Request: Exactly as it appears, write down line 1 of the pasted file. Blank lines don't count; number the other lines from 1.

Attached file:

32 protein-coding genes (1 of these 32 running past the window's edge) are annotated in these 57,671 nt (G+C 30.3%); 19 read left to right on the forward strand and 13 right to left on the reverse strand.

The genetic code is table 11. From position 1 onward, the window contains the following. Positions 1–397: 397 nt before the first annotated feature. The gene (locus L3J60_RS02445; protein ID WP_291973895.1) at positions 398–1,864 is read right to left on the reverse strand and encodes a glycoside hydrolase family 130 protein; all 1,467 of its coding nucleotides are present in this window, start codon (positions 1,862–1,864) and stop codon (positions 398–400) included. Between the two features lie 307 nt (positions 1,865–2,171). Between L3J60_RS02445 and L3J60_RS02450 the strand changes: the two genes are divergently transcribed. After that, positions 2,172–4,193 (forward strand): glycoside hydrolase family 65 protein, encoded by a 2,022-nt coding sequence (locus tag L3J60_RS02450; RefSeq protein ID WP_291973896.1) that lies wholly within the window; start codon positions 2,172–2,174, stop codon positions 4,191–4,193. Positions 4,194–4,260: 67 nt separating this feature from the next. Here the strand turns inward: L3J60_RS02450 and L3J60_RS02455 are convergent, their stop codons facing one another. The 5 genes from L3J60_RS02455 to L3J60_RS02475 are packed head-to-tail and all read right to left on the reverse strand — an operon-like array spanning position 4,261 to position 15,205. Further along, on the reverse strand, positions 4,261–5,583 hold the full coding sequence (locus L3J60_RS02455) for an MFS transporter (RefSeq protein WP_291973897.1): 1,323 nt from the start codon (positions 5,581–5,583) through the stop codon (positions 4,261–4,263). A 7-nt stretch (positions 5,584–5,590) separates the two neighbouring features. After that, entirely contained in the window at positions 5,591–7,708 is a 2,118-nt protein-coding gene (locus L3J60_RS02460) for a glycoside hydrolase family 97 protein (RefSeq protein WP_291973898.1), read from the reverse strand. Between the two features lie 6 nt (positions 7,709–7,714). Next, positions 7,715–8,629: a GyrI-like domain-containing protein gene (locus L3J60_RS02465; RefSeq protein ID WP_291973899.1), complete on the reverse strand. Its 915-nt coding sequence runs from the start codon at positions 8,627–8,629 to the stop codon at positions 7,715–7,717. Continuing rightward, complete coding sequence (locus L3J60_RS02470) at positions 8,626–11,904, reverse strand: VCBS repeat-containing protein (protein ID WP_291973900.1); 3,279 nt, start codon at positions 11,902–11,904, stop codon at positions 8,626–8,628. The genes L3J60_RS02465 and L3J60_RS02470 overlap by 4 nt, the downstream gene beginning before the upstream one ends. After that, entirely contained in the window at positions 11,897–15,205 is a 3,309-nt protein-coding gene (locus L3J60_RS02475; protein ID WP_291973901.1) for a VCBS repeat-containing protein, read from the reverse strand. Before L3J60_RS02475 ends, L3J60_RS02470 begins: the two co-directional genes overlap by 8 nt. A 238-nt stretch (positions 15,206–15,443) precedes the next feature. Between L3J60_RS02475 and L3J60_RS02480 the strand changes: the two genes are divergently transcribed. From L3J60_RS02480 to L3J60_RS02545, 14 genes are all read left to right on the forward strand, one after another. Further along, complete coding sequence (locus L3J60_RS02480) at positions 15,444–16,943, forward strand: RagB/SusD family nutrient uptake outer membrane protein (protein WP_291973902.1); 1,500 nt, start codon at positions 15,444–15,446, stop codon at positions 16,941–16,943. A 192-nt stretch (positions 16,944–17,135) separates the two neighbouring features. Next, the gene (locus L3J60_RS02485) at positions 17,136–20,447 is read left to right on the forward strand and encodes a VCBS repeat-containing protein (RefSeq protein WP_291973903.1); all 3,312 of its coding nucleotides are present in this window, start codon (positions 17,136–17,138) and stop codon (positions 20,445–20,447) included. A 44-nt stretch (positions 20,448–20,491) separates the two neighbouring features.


32 protein-coding genes (1 of these 32 running past the window's edge) are annotated in these 57,671 nt (G+C 30.3%); 19 read left to right on the forward strand and 13 right to left on the reverse strand.